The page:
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Is the Sainsbury’s equal pay claim just for female employees?

Equal pay has become a hot topic in recent years, with many major supermarkets facing equal pay challenges. Sainsbury’s, one of the UK’s leading supermarket chains, is involved in the scandal. 

Sainsbury’s is accused of paying its predominately male distribution centre employees more than its predominately female store workers. Despite both groups performing roles of equal value.  

Understanding equal pay laws 

Equal pay legislation, rooted in the Equality Act 2010, states that men and women in the same employment, performing work of equal value, must receive equal pay. The legislation aims to eliminate gender-based pay discrimination and ensure fairness in the workplace. 

Despite Sainsbury’s distribution centre workers (mostly male) and store workers (largely female), doing roles of equal value, shop workers are paid significantly less than their warehouse counterparts. Lawyers argue that this breaks equal pay laws.  

Is gender a factor in the Sainsbury’s equal pay claim? 

Traditionally, certain industries and job roles have been predominantly held by either men or women due to societal norms and historical practices. Jobs that are traditionally associated with women, such as customer service roles, are often undervalued compared to roles perceived as more technical or physical, which are typically male dominated. 

Employers sometimes use different job roles or job titles as a justification for pay disparities without properly assessing whether the work performed is of equal value. This can perpetuate gender-based pay gaps. Even when job roles are different, there may be unconscious biases in how the value of work is evaluated. These biases can lead to lower pay for roles traditionally held by women, even if the skills, effort, and responsibility required are comparable to roles traditionally held by men.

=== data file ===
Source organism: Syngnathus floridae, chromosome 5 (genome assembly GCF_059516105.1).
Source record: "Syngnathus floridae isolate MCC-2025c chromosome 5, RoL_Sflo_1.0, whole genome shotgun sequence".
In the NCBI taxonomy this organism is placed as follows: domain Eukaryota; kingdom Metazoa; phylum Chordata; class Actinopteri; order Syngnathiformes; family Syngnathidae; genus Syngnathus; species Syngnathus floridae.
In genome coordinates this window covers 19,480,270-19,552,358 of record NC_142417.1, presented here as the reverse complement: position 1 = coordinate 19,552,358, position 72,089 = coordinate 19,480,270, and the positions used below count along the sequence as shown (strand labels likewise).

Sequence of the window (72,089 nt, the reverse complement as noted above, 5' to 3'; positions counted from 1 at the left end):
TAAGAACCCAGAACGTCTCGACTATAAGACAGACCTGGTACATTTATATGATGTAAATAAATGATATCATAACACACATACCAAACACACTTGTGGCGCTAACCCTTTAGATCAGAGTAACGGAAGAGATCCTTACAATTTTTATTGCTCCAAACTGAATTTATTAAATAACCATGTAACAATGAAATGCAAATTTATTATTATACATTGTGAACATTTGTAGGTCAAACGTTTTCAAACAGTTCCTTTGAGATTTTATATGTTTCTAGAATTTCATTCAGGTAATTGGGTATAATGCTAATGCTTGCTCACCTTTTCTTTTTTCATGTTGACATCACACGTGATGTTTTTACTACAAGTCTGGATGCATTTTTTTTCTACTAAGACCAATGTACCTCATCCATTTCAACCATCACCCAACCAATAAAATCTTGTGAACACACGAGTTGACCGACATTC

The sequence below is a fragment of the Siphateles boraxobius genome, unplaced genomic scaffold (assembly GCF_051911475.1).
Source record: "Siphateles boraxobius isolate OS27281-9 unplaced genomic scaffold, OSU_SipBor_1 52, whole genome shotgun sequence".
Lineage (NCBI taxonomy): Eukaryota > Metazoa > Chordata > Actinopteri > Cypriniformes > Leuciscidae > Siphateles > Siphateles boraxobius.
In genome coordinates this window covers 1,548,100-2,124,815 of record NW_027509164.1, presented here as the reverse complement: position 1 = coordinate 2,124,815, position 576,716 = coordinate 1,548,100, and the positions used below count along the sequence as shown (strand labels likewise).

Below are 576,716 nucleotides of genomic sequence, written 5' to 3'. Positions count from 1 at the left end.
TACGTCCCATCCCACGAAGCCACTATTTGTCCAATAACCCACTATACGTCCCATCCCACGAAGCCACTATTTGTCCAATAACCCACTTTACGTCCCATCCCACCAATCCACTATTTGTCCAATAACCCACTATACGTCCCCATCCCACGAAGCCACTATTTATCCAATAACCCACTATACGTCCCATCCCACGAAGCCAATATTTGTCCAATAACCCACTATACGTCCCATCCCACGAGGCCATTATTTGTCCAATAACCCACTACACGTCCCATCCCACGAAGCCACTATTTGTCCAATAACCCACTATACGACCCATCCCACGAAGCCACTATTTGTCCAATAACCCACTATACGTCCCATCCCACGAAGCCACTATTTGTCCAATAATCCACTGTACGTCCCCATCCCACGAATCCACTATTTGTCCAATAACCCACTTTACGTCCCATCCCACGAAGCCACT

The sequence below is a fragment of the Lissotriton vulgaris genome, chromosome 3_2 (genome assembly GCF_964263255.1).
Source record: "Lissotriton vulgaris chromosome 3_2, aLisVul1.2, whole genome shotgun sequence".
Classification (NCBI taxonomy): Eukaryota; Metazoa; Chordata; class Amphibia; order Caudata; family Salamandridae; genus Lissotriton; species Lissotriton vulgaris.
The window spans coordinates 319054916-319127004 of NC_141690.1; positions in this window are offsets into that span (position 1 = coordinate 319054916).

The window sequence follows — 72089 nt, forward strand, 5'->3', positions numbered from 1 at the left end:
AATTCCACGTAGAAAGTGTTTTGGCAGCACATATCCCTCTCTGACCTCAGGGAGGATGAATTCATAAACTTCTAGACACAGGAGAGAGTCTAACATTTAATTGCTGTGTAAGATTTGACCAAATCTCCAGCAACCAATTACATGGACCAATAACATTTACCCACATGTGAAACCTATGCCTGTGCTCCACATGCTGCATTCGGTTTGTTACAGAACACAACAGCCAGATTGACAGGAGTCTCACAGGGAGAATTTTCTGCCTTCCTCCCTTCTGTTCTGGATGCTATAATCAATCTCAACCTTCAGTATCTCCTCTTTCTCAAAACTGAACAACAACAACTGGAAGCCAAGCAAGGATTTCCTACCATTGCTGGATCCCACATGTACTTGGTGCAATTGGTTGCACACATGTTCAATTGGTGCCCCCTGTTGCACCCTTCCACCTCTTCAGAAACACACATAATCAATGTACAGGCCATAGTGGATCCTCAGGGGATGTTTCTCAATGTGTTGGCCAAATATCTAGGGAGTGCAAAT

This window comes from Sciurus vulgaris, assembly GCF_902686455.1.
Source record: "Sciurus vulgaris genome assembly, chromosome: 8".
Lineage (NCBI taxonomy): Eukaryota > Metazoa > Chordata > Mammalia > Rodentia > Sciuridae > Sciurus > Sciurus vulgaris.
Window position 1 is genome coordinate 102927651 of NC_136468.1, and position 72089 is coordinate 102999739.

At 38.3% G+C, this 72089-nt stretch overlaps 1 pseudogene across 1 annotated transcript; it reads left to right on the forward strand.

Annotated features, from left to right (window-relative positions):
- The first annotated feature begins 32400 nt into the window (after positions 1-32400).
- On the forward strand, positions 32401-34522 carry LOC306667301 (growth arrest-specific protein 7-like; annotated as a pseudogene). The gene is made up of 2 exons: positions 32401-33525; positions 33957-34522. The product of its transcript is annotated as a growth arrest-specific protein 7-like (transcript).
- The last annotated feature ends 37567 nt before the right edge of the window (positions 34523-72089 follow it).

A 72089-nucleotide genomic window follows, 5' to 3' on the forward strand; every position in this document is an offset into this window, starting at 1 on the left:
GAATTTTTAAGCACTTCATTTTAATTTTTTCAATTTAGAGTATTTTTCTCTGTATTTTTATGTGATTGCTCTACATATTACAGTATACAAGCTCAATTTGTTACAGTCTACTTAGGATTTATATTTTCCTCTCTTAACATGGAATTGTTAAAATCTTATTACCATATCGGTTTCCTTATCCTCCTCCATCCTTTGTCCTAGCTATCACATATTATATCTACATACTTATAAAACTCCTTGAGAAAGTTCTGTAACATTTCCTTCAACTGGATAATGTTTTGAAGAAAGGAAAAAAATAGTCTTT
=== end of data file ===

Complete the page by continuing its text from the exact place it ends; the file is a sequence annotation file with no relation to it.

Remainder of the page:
Recent legal developments, including rulings in employment tribunals, have supported the argument that roles traditionally held by men (such as those in distribution centres) can be compared to roles traditionally held by women (such as those in stores) for the purposes of equal pay claims.

In September 2021, Sainsbury’s admitted that the roles done by its shop floor workers were as tough as those by its higher-paid warehouse staff. As a result, the supermarket’s case now rests on its ability to show that the roles are not of equal value, or that the reason for the pay difference is not based on gender.  

Nevertheless, while the pay disparity at Sainsbury’s may have gender implications, the equal pay claim itself is not just for female employees. Both male and female store workers who have been unfairly paid can potentially take legal action 

Can you join a Sainsbury’s equal pay claim  

If you are a Sainsbury’s store employee and are underpaid compared to distribution centre workers, you could have an equal pay claim. This applies to both current and former employees who were paid on an hourly basis. 

Our simple eligibility checker provides instant clarity. Answer a few straightforward questions, and you’ll know if you could qualify for a Sainsbury’s equal pay group action claim. It will only take a few seconds to check your eligibility and there’s no obligation to proceed. 

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